1. Two questions of considerable importance and significance arise on this petition. One is whether under the provisions of the Gujarat Panchayats Act, 1901, and the Gujarat District Panchayats Election Rules, 1962, made by the Government of Gujarat in exercise of its powers under Section 323 of the Act, it is open to an aggrieved person to challenge the validity of an election under Section 24 on the ground that the nomination paper of a candidate was improperly rejected by the Returning Officer or is the decision of the Returning Officer regarding rejection of the nomination paper dual in the sense that it cannot be impugned even as a ground for setting aside the election under Section 24. The other is as to what is the consequence if more than one nomination paper in favour of a candidate are subscribed by the same proposer: are all the nomination papers invalid in such a case or is the nomination paper first accepted by the Returning Officer valid and only the other nomination papers are invalid? The determination of these questions depends on the true construction of certain provisions of the Act and the Rules, but in order to appreciate how the questions arise, It is necessary to briefly state the facts Riving rise to the petition.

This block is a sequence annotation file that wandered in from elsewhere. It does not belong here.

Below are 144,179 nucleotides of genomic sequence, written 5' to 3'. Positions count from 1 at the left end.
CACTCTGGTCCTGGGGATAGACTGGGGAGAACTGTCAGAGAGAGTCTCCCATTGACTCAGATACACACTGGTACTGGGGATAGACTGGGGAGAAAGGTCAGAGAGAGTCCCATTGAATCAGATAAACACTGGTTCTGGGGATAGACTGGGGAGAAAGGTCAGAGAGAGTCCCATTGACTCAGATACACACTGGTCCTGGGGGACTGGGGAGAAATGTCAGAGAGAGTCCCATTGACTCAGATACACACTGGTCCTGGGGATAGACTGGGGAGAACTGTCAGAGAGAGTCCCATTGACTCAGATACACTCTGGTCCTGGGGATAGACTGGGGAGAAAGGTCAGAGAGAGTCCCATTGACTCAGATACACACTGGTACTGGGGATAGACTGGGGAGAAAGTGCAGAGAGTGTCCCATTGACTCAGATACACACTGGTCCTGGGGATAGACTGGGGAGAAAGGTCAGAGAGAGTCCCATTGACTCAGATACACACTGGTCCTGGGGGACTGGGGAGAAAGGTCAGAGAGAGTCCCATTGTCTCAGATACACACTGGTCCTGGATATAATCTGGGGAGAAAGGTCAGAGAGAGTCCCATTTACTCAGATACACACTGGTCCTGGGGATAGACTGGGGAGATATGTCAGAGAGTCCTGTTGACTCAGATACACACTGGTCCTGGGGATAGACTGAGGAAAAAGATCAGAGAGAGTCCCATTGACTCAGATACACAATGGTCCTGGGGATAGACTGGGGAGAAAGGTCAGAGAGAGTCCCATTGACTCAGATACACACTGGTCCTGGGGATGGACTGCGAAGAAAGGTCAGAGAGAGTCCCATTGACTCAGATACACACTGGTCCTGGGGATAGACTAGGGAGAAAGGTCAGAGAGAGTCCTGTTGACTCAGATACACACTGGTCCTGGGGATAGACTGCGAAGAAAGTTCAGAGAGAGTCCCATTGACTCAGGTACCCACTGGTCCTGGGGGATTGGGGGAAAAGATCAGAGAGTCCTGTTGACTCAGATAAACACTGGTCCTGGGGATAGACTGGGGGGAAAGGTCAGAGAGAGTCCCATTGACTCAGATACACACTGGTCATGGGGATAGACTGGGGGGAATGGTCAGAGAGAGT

2. The District Panchayal of Panchmahals District was to be constituted for the first time under the Act and for that purpose members were to be elected to the District Panchayat under Section 15(2). The date of election was, therefore, fixed by the District Development Officer as 20th February 1964 under Section 18(1). After appointing the date of election, the District Development Officer acting under Rule 8 appointed 29th January 1964 as the last date for filing nomination papers and 31st January 1964 as the date for scrutiny of nomination papers. One of the electoral divisions for the election was Kalol electoral division. From this electoral division, respondent No. 1 filed three nomination papers, two on 28th January 1964 and the third on 29th January 1964 and they were numbered respectively 1, 2 and 8. Petitioner No. 1 filed two nomination papers on 29th January 1964 and since they were filed immediately after the nomination papers bearing Nos. 1 and 2, they were given serial Nos. 3 and 4. Petitioner No. 2 filed three nomination papers on 29th January 1964 after the filing of the nomination papers by petitioner No. 1 and the numbers given to the nomination papers filed by petitioner No. 2 were 5, 6 and 7. Roth the nomination papers of petitioner No. 1 were subscribed by the same proposer, namely, Parmar Mohansinh Sabursinh while out of the three nominal] on papers of petitioner No. 2, two bearing Nos. 5 and 6 were subscribed by the same proposer, namely, Thakore Kishorsinh Samatsinh. On 31st January 1964, at the time of scrutiny of the nomination papers, an objection to the validity of the nomination papers of the petitioners was raised by the agent of respondent No. 1. The Returning Officer, upholding the objection, rejected the nomination papers of the petitioners. The ground on which the nomination papers of petitioner No. 1 were rejected was that they were subscribed by the same proposer in contravention of the second proviso to Sub-rule (5) of Rule 10 and were, therefore, liable to be rejected under clause (c) of Sub-rule (2) of Rule 14. The rejection of the nomination papers of petitioner No. 2 bearing Nos. 5 and 6 was also based on the same ground, namely, that they were subscribed by the same proposer. The nomination paper of petitioner No. 2 bearing No. 7 was rejected on a different ground, but it is not necessary to refer to it as there is no dispute about the validity of that rejection. Since the nomination papers were rejected on the ground of non-compliance with the second proviso to Sub-rule (5) of Rule 10, the petitioners preferred the present petition against respondent No. 1 and the Returning Officer and the District Development Officer as respondents Nos. 2 and 3 respectively, praying for a writ directing the Returning Officer to cancel the rejection of the nomination papers of the petitioners and to accept the same and to proceed with the election according to law on the basis that the nomination of the petitioners was valid. The petition was filed on 7th February 1964; but before the filing of the petition, the Returning Officer, by an order dated 4th February 1964, declared respondent No. 1 elected, as he remained the only contesting candidate in the field after the rejection of the nomination papers of the petitioners and communicated the name of respondent No. 1 to the District Development Officer and the District Development Officer, acting under Rule 59, published the name of respondent No. 1 as elected candidate by issuing a notification dated 4th February 1964. This notification was, however, published in the Gujaral Government Gazette on 13th February 1964 and the petitioners wore, therefore, presumably not aware that respondent No. 1 was already declared as elected candidate. It appears, however, that soon after the filing of the petition, when the interim order obtained by the petitioners was sought to be served by them, the petitioners came to know that respondent No. 1 was already declared elected candidate and the petitioners, therefore, applied for leave to amend the petition by introducing paragraph 8-A and prayers 12(bb) and 12(cc) challenging the validity of the election of respondent No. 1. Leave to amend was granted and the petition as amended became a petition impugning the validity of the election of respondent-No. 1 on the ground that the nomination papers of the petitioners were wrongly rejected by the Returning Officer. The main ground of attack against the decision of the Returning Officer was that on a true construction, the second proviso to Sub-rule (5) of Rule 10 did not have the effect of invalidating all the nomination papers which may have been subscribed by a proposer in favour of a candidate but that the only effect of that proviso was that the nomination papers other than the first accepted by the Returning Officer were invalid and the first nomination paper accepted by the Returning Officer was not invalidated on that count. It was also urged in the petition in the ulternative, that in any event even if there was a defect arising from non-compliance with the second proviso to Sub-rule (5) of Rule 10, such defect was 11 technical defect not of a substantial character and the nomination papers of the petitioners were, therefore, not liable to be rejected on the ground of such defect by reason of Sub-rule (4) of Rule 14. These were the two broad grounds on which the validity of the decision of the Reluming Officer was challenged. These grounds were denied by respondent No. 1 in the affidavit filed by him in opposition to the rule and the decision of the Returning Officer was sought to be sustained on merits. But in addition to the defence on merits, a preliminary objection was also raised by respondent No. 1 and the preliminary objection was that inasmuch as the petitioners had a specific alternative remedy available to them under Section 24 for challenging the validity of the election of respondent No 1 on the ground of improper rejection of their nomination papers, this Court in the exercise of its extraordinary jurisdiction should not interfere under Article 226 of the Constitution even if the grievance of the petitioners was wellfounded. It was also stated in the affidavit in reply that an application under Section 24 was presented before the Civil Judge, Junior Division, Kalol, by Thakore Kishorsinh Samatsinh for setting aside the election of respondent No. 1 and that was urged as an additional circumstance why this Court should refuse to interfere in the exercise of its discretion under Article 226 of the Constitution. The affidavit in reply was handed in at the time when the petition reached hearing before us and it was, therefore, stated by the learned Advocate General appearing on behalf of the Returning Officer as also by Mr. Patwari, appearing on behalf of respondent No. 1, that they were merely relying on the fact that such an application had been filed by Thakore Kishorsinh Samatsinh and that they did not rely on the further allegation made in the affidavit in reply that the said application was filed by reason of the instrumentality of the petitioners. In view of this no affidavit in rejoinder was filed on behalf of the petitioners.